Below are some of the methods that a professional TEK researcher will use. While a researcher may not use all of these methods, multiple methods should be employed.
For many years, most of the focus has been on western science methods for learning TEK derive from the social sciences, especially Cultural Anthropology. Click on these links for an overview of these methods:
Indigenous peoples have for hundreds and thousands of years shared their knowledges as appropriate for their communities. A researcher may consider applying Indigenous research methodologies for each project and at the behest of the Indigenous community(ies) involved in the project. Each Indigenous people may have unique methodologies to be considered. In the last few decades, English terms have been given to some of Indigenous research methodologies, such as:
Participatory Action (transformative) – research theory, method and action to give back to the community (reciprocity)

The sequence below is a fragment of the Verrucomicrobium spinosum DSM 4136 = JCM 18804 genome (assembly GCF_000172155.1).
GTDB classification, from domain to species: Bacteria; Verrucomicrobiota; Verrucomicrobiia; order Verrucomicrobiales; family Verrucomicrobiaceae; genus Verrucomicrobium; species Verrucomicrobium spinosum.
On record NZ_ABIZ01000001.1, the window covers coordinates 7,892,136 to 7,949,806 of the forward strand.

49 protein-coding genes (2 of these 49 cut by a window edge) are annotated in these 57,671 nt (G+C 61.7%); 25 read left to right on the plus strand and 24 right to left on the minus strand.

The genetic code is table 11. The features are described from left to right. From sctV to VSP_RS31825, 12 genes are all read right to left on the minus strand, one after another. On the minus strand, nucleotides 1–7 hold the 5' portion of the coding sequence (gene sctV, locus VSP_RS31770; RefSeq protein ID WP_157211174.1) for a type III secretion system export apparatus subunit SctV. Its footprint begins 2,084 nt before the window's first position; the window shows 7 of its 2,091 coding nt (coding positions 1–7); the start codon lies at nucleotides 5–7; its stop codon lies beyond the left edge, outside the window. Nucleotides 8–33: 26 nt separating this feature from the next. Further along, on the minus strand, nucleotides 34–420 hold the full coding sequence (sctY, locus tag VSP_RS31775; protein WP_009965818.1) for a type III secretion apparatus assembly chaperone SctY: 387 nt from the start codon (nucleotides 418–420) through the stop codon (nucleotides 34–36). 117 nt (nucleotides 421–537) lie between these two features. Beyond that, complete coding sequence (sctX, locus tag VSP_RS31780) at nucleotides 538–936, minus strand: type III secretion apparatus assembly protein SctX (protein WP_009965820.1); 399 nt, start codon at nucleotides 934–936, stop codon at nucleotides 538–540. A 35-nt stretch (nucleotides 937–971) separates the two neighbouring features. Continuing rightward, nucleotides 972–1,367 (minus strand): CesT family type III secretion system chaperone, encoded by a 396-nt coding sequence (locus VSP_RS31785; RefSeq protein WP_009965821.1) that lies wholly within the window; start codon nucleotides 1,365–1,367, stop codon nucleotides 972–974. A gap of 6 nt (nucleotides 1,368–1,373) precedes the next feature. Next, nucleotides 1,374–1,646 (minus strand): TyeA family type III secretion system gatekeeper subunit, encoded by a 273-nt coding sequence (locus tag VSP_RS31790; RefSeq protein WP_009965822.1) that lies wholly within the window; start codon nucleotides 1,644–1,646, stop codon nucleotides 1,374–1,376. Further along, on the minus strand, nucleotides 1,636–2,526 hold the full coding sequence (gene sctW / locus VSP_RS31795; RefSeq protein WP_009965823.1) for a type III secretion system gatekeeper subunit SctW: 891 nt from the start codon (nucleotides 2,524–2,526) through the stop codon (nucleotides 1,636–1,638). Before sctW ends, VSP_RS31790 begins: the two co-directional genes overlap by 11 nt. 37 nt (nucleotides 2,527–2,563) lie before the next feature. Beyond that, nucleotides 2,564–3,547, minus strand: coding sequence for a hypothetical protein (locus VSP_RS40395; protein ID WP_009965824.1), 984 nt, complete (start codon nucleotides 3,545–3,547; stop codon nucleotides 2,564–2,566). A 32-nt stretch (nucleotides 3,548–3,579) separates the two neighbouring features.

Phenomenology and narrative inquiry – meaning from story; more than interviews, includes reflection, story and dialogue
Seventh moment – inclusivity of voices; looking at human behavior, attitudes and conditions using a variety of qualitative methods to enhance understanding
Oral Tradition - history handed down from one generation to another
Storytelling - information and lessons imbedded within a narrative, includes physical actions and vocal tones and modulation for impression and effect
Research Sharing Circles - inclusive of Indigenous protocols, such as ceremonies prior to discussion, use of talking sticks or objects to designate the speaker
See Guides for information about processes, and Research Methodologies and Challenges for information on issues.
As the world moves into a new era of building relationships between peoples and decolonizing research with a goal of better stewardship, more and more researchers are using a combination of western social science and Indigenous methodologies.
Last updated: June 29, 2023